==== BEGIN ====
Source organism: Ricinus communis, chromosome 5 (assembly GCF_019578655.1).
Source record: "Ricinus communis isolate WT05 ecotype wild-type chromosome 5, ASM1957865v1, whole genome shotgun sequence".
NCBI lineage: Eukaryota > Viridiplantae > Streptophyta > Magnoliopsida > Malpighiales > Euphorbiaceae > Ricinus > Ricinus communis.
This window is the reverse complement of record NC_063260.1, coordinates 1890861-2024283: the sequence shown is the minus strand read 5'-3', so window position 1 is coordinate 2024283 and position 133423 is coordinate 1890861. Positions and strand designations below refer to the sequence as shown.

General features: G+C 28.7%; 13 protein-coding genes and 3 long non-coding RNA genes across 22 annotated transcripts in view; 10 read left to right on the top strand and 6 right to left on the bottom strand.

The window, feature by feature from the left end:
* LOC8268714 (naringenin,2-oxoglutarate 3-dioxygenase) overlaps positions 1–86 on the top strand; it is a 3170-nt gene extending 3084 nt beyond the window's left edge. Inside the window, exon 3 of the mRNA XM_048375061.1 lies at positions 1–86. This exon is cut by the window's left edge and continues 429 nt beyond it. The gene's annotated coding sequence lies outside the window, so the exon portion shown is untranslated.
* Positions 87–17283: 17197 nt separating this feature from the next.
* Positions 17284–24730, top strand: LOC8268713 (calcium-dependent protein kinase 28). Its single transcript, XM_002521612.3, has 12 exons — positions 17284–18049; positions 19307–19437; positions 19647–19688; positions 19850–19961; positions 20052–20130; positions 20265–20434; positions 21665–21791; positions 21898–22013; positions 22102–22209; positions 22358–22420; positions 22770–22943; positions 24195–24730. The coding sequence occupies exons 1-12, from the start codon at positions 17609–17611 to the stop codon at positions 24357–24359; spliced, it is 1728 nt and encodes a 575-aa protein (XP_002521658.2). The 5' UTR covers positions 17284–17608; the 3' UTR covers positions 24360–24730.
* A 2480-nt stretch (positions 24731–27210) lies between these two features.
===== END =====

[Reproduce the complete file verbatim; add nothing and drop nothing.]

Source organism: Ricinus communis, chromosome 5 (assembly GCF_019578655.1).
Source record: "Ricinus communis isolate WT05 ecotype wild-type chromosome 5, ASM1957865v1, whole genome shotgun sequence".
NCBI lineage: Eukaryota > Viridiplantae > Streptophyta > Magnoliopsida > Malpighiales > Euphorbiaceae > Ricinus > Ricinus communis.
This window is the reverse complement of record NC_063260.1, coordinates 1890861-2024283: the sequence shown is the minus strand read 5'-3', so window position 1 is coordinate 2024283 and position 133423 is coordinate 1890861. Positions and strand designations below refer to the sequence as shown.

General features: G+C 28.7%; 13 protein-coding genes and 3 long non-coding RNA genes across 22 annotated transcripts in view; 10 read left to right on the top strand and 6 right to left on the bottom strand.

The window, feature by feature from the left end:
* LOC8268714 (naringenin,2-oxoglutarate 3-dioxygenase) overlaps positions 1–86 on the top strand; it is a 3170-nt gene extending 3084 nt beyond the window's left edge. Inside the window, exon 3 of the mRNA XM_048375061.1 lies at positions 1–86. This exon is cut by the window's left edge and continues 429 nt beyond it. The gene's annotated coding sequence lies outside the window, so the exon portion shown is untranslated.
* Positions 87–17283: 17197 nt separating this feature from the next.
* Positions 17284–24730, top strand: LOC8268713 (calcium-dependent protein kinase 28). Its single transcript, XM_002521612.3, has 12 exons — positions 17284–18049; positions 19307–19437; positions 19647–19688; positions 19850–19961; positions 20052–20130; positions 20265–20434; positions 21665–21791; positions 21898–22013; positions 22102–22209; positions 22358–22420; positions 22770–22943; positions 24195–24730. The coding sequence occupies exons 1-12, from the start codon at positions 17609–17611 to the stop codon at positions 24357–24359; spliced, it is 1728 nt and encodes a 575-aa protein (XP_002521658.2). The 5' UTR covers positions 17284–17608; the 3' UTR covers positions 24360–24730.
* A 2480-nt stretch (positions 24731–27210) lies between these two features.